Country Roads Bring You Home
I’m proud of my hometown. Yet, it wasn’t until I was near the end of a military career that I fully appreciated just how special Keyser is. I’ve had the great fortune of living across the world and country, including two years in Iraq and multiple trips to Afghanistan, Pakistan, and throughout the Middle East, Europe and Central America. Through some very dangerous times, I have found strength by remembering my roots, as well as my family and friends who love me. All the roads that I’ve traveled lead right back to where I started: Keyser, my hometown.
I hear anecdotally that West Virginians are leaving our great state in droves. To that, I always offer my story of hope for those who don’t want to leave: My husband and I worked an entire military career to come home to West Virginia and to raise our children here. I’m so fortunate that I came home to work for our state’s senior senator. In my role as Senator Joe Manchin’s State Director, I traveled with him to all 55 West Virginia counties last year and saw firsthand that each county is special in its own way. But everywhere I went, I was reminded of my hometown because Keyser is like so many places in West Virginia: full of good, hard-working, patriotic Americans who put in an honest day’s work to provide for their families.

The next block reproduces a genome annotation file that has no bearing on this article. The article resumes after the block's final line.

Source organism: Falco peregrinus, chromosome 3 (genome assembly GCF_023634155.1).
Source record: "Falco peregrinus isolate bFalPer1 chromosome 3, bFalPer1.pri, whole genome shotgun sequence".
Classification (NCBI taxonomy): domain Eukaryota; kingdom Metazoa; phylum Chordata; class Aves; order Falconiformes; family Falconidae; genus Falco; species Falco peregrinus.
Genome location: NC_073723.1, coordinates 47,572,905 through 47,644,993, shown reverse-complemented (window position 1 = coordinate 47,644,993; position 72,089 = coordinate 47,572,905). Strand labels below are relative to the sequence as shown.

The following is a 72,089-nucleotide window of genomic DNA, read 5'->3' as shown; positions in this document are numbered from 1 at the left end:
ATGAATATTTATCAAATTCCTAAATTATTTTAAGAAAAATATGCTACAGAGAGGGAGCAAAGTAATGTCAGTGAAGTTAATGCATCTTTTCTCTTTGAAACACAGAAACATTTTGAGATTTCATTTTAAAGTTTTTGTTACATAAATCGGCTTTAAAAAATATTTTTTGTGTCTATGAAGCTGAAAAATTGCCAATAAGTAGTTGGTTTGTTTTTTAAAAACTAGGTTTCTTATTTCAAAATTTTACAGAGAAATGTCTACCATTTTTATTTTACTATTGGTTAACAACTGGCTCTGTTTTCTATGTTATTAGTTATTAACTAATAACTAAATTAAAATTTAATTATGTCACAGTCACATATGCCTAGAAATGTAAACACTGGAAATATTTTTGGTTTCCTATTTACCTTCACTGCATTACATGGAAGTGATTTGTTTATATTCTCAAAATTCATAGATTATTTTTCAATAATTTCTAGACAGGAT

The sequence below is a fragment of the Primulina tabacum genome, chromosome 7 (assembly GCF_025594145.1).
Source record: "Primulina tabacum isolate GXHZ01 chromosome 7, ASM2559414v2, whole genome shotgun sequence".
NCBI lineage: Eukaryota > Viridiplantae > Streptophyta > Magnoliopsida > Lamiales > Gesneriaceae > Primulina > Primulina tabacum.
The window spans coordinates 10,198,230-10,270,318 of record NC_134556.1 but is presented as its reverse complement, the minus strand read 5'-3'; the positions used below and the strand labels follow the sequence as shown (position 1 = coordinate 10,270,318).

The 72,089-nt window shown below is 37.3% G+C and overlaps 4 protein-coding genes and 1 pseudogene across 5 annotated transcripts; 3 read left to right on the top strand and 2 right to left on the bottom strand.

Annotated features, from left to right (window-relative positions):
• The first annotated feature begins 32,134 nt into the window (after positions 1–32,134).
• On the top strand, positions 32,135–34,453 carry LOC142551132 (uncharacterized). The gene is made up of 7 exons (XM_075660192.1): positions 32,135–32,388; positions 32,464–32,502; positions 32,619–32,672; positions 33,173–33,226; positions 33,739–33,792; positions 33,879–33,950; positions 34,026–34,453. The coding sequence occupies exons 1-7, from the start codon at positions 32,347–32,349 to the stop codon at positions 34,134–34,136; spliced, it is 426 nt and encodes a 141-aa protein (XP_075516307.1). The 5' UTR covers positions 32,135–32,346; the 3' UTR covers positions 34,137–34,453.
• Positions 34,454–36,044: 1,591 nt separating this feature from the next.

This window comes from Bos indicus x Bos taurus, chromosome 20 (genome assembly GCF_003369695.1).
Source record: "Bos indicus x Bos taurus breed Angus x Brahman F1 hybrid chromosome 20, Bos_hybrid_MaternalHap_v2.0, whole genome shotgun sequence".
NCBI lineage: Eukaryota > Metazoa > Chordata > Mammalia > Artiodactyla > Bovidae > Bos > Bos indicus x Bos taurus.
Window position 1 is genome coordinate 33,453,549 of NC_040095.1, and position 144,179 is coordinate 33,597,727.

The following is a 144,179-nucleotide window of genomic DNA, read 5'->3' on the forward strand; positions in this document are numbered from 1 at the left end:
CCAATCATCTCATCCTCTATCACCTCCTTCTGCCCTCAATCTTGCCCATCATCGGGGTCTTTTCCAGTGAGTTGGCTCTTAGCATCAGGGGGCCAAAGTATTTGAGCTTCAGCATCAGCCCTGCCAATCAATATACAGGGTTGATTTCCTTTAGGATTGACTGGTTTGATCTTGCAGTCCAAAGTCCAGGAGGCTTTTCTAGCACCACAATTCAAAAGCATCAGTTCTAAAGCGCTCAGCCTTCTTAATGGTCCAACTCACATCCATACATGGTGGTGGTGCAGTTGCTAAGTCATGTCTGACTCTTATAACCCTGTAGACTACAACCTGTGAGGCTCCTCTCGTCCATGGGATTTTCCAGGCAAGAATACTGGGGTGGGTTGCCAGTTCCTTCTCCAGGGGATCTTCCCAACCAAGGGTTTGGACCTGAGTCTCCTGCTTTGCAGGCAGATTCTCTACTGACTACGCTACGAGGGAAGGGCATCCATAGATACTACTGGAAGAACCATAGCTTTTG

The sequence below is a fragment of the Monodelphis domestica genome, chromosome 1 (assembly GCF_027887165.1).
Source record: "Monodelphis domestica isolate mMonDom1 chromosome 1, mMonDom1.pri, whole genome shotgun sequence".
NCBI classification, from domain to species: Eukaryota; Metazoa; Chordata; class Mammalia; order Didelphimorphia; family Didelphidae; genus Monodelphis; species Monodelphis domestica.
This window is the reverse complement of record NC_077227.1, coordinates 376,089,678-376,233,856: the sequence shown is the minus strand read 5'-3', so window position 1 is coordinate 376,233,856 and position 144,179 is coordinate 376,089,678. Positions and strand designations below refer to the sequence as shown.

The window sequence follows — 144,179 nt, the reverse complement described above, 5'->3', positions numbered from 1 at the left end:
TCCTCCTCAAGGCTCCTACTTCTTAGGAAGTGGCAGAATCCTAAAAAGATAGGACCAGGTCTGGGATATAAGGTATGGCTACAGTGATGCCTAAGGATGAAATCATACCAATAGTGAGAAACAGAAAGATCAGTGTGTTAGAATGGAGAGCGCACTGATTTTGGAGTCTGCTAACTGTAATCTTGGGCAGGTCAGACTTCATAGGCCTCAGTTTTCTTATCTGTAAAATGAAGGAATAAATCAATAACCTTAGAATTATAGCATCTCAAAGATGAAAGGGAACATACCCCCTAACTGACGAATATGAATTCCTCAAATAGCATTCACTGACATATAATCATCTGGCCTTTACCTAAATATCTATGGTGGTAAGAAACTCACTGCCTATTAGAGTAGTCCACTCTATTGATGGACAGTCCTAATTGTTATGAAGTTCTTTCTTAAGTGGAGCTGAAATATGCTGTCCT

As we all know, “there’s no place like home.” That place, for me, is Keyser. And when I’m there–when I cross that bridge into the “Friendliest City in the USA”–my heart swells with happiness and Keyser pride. I invite you to come for a visit and soak up the “awesome might of the mountains.”
WRITTEN BY MARA BOGGS